According to the July 15, 2002 issue of Time Magazine, Oregon
State University’s Steven Davis “has found evidence that
suggests that the unseen losses of field animals are very high. One
study documented that a single operation, mowing alfalfa, caused a 50
percent reduction in the gray-tailed vole population. Mortality rates
increase with every pass of the tractor to plow, plant, and harvest.”
Those animals who survive, attempt to subsist by consuming the crops
that have replaced the native plants. For this act of survival, they
are considered “agricultural pests.” As punishment, they
are hunted; poisoned with pesticides and fumigants; or consumed by “biological
control agents”—animals introduced by farmers specifically
to prey on “pest” species.
The work of maintaining these lands is handled by some of the most severely
exploited workers on the planet. The veganism of grapes, cucumbers,
tomatoes, and strawberries does nothing to address the horrible exploitation
of the farm workers who sow, till, fertilize, apply pesticides, and
According to the Farm Labor Organizing Committee, conditions for farm
workers in the U.S. include: strenuous and often deforming physical
labor in hazardous working conditions; average earnings far below poverty;
child labor; sub-standard housing; and some of the nation’s poorest
health conditions, including elevated rates of infectious and chronic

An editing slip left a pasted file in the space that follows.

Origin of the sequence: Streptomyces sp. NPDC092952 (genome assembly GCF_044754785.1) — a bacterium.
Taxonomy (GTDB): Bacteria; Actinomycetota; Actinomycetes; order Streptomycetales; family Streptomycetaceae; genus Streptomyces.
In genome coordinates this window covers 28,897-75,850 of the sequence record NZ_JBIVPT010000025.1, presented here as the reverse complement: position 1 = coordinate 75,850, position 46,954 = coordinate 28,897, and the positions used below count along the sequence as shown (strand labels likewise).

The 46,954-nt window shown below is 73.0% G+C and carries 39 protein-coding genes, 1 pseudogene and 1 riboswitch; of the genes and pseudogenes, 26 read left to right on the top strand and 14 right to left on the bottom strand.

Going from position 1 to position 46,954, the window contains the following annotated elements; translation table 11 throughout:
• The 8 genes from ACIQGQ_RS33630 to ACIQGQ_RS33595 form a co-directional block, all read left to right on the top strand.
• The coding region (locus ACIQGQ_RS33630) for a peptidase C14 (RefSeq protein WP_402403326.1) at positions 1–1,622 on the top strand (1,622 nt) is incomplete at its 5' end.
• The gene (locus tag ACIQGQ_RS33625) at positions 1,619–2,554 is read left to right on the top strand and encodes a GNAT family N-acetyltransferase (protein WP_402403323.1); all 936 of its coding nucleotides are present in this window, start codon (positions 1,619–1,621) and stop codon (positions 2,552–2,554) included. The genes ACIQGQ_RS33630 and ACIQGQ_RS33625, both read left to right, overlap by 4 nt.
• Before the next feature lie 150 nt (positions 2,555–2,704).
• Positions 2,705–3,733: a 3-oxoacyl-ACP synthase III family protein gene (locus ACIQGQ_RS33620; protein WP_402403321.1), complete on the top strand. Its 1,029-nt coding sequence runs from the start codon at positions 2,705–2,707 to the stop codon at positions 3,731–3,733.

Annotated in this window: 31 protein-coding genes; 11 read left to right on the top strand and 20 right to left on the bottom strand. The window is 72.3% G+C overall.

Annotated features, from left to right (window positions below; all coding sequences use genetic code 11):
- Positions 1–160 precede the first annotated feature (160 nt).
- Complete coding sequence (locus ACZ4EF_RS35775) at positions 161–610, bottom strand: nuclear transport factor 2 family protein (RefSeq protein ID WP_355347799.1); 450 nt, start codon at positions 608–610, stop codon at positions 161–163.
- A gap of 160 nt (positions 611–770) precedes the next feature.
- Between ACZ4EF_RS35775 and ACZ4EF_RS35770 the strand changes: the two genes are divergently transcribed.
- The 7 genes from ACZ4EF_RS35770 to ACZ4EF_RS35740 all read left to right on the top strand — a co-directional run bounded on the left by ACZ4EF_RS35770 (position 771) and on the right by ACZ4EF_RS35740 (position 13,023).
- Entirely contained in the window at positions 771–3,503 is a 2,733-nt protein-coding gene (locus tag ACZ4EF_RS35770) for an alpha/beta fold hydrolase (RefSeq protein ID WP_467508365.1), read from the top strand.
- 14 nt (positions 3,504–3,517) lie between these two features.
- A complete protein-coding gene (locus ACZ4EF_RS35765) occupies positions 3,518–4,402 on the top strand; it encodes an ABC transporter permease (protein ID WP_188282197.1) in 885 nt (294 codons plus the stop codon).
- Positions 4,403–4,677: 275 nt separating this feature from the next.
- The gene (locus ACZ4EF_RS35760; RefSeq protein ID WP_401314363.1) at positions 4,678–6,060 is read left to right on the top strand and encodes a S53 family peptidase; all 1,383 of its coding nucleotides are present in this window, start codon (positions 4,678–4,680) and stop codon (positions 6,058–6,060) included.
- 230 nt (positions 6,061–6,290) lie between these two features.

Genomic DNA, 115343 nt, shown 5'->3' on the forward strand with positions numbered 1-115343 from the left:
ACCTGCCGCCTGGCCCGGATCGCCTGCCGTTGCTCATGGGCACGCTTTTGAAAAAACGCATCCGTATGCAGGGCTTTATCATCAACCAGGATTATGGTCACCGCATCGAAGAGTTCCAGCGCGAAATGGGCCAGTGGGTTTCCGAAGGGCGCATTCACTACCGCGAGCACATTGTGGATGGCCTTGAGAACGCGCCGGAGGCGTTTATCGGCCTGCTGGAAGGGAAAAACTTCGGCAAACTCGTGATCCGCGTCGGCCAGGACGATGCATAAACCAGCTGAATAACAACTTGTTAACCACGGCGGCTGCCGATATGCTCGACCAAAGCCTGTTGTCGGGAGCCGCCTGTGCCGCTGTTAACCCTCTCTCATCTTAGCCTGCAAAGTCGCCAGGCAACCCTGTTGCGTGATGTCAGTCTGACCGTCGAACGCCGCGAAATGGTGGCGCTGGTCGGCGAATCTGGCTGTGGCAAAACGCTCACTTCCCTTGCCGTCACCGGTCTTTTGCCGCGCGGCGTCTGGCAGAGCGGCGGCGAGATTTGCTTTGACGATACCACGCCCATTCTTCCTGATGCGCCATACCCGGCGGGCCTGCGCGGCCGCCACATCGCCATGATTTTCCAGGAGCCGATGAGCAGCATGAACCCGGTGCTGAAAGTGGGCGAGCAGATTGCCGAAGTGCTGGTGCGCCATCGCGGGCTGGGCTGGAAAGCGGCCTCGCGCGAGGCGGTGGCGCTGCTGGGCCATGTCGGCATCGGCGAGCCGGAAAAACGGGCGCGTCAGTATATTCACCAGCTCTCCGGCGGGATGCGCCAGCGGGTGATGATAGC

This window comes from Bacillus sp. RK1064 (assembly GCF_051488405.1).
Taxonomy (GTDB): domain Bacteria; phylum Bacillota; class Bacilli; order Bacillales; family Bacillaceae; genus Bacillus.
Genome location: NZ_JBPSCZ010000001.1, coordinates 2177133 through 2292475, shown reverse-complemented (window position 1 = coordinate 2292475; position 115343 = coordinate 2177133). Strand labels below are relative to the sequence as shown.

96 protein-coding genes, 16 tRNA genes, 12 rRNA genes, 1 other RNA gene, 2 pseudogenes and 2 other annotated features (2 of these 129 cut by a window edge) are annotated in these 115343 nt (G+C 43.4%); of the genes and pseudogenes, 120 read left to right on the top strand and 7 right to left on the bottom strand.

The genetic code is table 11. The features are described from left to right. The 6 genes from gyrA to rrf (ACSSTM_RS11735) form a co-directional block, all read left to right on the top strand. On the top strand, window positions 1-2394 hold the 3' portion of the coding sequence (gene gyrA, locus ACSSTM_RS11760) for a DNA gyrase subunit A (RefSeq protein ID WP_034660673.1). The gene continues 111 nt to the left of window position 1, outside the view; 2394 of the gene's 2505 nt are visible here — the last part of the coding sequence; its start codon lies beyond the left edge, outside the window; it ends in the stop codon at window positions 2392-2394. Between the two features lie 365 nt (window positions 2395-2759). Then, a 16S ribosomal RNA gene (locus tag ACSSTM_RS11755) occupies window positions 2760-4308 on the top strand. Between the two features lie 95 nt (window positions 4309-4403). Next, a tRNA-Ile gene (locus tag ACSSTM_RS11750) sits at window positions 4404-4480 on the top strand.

diseases, malnutrition, and infant and maternal mortality.
This is to say nothing of the impacts of the petroleum-based plastic
and tree-based paper packaging, the energy used to turn soy and other
ingredients into a pup, the resources needed for product transportation,
or the waste created when the packaging is disposed of. In many cases,
“cruelty-free” brands are owned by mega-corporations which
mask their ownership to prey on our concerns for the animals, the environment,
and our fellow humans. And ultimately, cruelty-free or not, our consumption
contributes to the waste stream.
So, what is the alternative?
Foraging for Change
Before agriculture, before industry, even before the advent of the ritual
hunt, (I suggest reading Jim Mason’s book An Unnatural Order on
this point), humans provided for themselves through direct communion
with nature’s bounty, foraging for fruits, nuts, seeds, berries,
and roots. The land was not owned and food was not a product. People
consumed to meet their needs, with little opportunity for waste or overconsumption.
The only “producer” was Earth itself. Humans existed as